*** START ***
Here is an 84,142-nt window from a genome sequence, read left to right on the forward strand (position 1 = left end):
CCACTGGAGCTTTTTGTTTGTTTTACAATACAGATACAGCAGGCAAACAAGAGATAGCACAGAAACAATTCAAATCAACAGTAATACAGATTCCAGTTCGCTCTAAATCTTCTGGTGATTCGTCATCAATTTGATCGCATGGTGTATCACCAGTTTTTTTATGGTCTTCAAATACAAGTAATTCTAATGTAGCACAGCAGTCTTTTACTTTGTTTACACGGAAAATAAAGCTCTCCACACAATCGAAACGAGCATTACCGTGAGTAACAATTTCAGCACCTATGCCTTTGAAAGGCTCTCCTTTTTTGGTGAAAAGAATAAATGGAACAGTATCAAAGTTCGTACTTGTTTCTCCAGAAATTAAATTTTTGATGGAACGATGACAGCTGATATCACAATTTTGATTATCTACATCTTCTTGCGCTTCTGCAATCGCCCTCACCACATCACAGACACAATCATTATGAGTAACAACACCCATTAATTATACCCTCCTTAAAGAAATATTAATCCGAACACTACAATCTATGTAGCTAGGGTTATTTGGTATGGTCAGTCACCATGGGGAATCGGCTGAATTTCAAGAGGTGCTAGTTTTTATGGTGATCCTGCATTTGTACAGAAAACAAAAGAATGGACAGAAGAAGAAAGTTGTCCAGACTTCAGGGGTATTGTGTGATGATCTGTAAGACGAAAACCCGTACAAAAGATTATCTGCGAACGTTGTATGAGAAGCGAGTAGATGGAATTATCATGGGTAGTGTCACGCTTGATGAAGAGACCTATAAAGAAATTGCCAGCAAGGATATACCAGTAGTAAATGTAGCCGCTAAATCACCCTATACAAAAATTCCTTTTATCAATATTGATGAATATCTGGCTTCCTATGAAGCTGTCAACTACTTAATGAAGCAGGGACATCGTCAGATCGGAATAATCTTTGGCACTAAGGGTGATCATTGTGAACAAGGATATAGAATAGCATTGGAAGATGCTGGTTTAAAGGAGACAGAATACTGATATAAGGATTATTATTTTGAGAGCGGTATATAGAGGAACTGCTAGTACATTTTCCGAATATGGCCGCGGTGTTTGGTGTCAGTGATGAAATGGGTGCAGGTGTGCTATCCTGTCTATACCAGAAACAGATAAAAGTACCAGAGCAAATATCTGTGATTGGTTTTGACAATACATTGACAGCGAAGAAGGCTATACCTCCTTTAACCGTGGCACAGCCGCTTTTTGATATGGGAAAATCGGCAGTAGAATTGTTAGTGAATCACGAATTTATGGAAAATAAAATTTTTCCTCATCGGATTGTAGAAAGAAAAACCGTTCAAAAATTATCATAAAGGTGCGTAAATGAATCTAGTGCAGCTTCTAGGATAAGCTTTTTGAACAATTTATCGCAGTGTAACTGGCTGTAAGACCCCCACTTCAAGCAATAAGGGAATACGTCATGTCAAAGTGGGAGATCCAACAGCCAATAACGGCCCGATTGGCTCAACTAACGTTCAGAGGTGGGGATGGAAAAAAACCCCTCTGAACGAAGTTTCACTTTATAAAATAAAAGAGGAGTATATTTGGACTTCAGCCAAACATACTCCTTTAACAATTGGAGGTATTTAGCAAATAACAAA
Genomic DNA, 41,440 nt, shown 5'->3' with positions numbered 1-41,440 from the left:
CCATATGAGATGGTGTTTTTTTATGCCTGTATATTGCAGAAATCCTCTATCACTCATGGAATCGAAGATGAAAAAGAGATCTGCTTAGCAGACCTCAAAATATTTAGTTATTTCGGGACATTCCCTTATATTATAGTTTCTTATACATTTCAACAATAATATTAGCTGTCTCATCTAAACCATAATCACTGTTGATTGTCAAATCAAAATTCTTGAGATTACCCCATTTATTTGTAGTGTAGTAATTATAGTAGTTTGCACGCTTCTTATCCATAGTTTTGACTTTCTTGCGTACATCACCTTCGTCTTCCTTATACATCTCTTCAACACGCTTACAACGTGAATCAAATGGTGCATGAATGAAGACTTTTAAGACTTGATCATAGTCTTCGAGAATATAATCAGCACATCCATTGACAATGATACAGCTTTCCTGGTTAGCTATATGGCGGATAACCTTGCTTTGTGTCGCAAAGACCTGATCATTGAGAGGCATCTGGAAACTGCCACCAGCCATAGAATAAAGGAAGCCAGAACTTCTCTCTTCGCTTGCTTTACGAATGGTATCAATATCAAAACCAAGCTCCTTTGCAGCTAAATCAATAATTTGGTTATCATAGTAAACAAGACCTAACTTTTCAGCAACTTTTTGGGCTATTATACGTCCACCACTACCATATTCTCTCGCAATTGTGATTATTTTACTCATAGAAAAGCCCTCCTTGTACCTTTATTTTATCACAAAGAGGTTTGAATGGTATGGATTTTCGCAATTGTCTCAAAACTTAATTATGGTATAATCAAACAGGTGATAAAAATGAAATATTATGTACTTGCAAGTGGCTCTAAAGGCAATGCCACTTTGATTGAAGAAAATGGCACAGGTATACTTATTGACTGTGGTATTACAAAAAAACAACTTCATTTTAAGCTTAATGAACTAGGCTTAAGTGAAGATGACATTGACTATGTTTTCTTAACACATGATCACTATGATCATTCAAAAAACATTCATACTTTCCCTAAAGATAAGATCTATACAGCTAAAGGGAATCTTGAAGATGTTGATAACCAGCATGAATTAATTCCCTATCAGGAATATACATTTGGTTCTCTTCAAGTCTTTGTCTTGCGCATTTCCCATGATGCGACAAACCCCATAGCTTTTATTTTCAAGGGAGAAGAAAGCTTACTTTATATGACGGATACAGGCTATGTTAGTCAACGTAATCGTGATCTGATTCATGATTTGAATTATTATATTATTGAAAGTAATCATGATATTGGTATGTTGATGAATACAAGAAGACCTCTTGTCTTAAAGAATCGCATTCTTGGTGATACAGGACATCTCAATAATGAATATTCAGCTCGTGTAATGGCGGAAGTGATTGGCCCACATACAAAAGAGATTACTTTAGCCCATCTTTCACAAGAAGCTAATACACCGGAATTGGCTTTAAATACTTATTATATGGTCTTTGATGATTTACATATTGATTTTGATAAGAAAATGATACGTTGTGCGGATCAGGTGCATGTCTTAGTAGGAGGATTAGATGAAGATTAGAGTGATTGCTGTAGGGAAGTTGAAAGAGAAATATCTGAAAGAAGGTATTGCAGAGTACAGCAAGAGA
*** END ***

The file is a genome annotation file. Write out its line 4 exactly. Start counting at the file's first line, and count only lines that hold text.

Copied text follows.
CCATATGAGATGGTGTTTTTTTATGCCTGTATATTGCAGAAATCCTCTATCACTCATGGAATCGAAGATGAAAAAGAGATCTGCTTAGCAGACCTCAAAATATTTAGTTATTTCGGGACATTCCCTTATATTATAGTTTCTTATACATTTCAACAATAATATTAGCTGTCTCATCTAAACCATAATCACTGTTGATTGTCAAATCAAAATTCTTGAGATTACCCCATTTATTTGTAGTGTAGTAATTATAGTAGTTTGCACGCTTCTTATCCATAGTTTTGACTTTCTTGCGTACATCACCTTCGTCTTCCTTATACATCTCTTCAACACGCTTACAACGTGAATCAAATGGTGCATGAATGAAGACTTTTAAGACTTGATCATAGTCTTCGAGAATATAATCAGCACATCCATTGACAATGATACAGCTTTCCTGGTTAGCTATATGGCGGATAACCTTGCTTTGTGTCGCAAAGACCTGATCATTGAGAGGCATCTGGAAACTGCCACCAGCCATAGAATAAAGGAAGCCAGAACTTCTCTCTTCGCTTGCTTTACGAATGGTATCAATATCAAAACCAAGCTCCTTTGCAGCTAAATCAATAATTTGGTTATCATAGTAAACAAGACCTAACTTTTCAGCAACTTTTTGGGCTATTATACGTCCACCACTACCATATTCTCTCGCAATTGTGATTATTTTACTCATAGAAAAGCCCTCCTTGTACCTTTATTTTATCACAAAGAGGTTTGAATGGTATGGATTTTCGCAATTGTCTCAAAACTTAATTATGGTATAATCAAACAGGTGATAAAAATGAAATATTATGTACTTGCAAGTGGCTCTAAAGGCAATGCCACTTTGATTGAAGAAAATGGCACAGGTATACTTATTGACTGTGGTATTACAAAAAAACAACTTCATTTTAAGCTTAATGAACTAGGCTTAAGTGAAGATGACATTGACTATGTTTTCTTAACACATGATCACTATGATCATTCAAAAAACATTCATACTTTCCCTAAAGATAAGATCTATACAGCTAAAGGGAATCTTGAAGATGTTGATAACCAGCATGAATTAATTCCCTATCAGGAATATACATTTGGTTCTCTTCAAGTCTTTGTCTTGCGCATTTCCCATGATGCGACAAACCCCATAGCTTTTATTTTCAAGGGAGAAGAAAGCTTACTTTATATGACGGATACAGGCTATGTTAGTCAACGTAATCGTGATCTGATTCATGATTTGAATTATTATATTATTGAAAGTAATCATGATATTGGTATGTTGATGAATACAAGAAGACCTCTTGTCTTAAAGAATCGCATTCTTGGTGATACAGGACATCTCAATAATGAATATTCAGCTCGTGTAATGGCGGAAGTGATTGGCCCACATACAAAAGAGATTACTTTAGCCCATCTTTCACAAGAAGCTAATACACCGGAATTGGCTTTAAATACTTATTATATGGTCTTTGATGATTTACATATTGATTTTGATAAGAAAATGATACGTTGTGCGGATCAGGTGCATGTCTTAGTAGGAGGATTAGATGAAGATTAGAGTGATTGCTGTAGGGAAGTTGAAAGAGAAATATCTGAAAGAAGGTATTGCAGAGTACAGCAAGAGA